Before we attempt to provide a solution, it’s helpful to clearly understand the problem.
1,359 hate crimes were committed against sexual minorities in 2014—that’s almost four hate crimes a day. LGBT+ youth are four times more likely than their straight peers to commit suicide. 73% of sexual minorities feel like evangelical churches are unfriendly toward people like them. Estimated between 4 and 5 percent of the population, LGBT+ persons make up 30,000 of the 600,000 people in Nashville, TN.
Gay teens are still kicked out of their homes when they share their story with their parents. Sexual minorities still have to hide who they are and live in fear of being bullied. Gay teens still have to endure names like “fag” and much worse, and their classmates still use the word “gay” interchangeably for weird, stupid, and wrong.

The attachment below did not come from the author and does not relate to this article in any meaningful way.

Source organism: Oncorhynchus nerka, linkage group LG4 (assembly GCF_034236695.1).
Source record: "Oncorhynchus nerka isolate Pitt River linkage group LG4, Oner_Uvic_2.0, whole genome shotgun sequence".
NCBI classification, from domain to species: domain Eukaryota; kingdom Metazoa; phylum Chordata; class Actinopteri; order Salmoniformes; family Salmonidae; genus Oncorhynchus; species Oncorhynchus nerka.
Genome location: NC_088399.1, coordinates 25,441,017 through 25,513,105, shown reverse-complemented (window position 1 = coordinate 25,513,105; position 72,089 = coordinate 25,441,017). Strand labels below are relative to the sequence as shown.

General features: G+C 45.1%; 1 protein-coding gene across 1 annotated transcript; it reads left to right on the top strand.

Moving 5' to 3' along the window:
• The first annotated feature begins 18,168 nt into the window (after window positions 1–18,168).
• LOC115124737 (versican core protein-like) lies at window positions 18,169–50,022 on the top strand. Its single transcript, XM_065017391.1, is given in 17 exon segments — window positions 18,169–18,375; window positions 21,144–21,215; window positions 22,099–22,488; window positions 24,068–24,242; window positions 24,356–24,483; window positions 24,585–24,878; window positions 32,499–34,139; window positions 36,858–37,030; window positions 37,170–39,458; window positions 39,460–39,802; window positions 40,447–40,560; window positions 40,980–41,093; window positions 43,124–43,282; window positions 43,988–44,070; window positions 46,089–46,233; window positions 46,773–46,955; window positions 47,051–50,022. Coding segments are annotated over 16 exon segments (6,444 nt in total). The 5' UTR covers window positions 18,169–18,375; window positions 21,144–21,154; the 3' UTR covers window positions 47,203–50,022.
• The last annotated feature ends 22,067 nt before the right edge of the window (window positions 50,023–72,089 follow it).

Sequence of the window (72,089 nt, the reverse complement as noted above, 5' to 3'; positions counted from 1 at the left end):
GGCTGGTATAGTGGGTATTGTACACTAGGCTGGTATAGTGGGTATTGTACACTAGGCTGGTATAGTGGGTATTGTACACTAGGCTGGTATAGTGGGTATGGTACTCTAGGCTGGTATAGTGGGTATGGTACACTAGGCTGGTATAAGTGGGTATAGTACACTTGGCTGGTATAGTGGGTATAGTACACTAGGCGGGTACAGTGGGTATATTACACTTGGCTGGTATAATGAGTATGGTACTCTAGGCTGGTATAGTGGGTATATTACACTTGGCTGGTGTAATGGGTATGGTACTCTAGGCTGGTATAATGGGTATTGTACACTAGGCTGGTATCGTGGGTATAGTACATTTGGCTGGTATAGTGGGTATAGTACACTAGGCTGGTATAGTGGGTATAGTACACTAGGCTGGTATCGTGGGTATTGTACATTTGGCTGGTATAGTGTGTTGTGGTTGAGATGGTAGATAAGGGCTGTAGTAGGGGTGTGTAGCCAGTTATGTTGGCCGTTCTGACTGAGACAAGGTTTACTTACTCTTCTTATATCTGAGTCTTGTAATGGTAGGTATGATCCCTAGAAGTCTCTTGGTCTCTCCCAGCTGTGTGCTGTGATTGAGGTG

The queer community is hurting, yet they feel unwelcome in the one place all people are supposed to find love, support, and belonging: the Church.
Jesus doesn’t see sexual minorities as the problem. He sees their pain and injustice as the problem. He sees the pharisaical practices of many churches today as the problem—practices that keep the “other” at arms length, protected by pressures to hide our brokenness. In many churches you will still hear sermons about gay people going to Hell or that same-sex attraction is a choice. This only creates more fear and shame in sexual minorities and pushes them farther away from Christ. How do we expect people to get to know Jesus if they are afraid of stepping foot in His house?
We can become the Church where sexual minorities are offered a place to belong, reasonable options, and an accurate, compassionate theology, and we don’t have to discard the bible or engage in theological gymnastics to do so.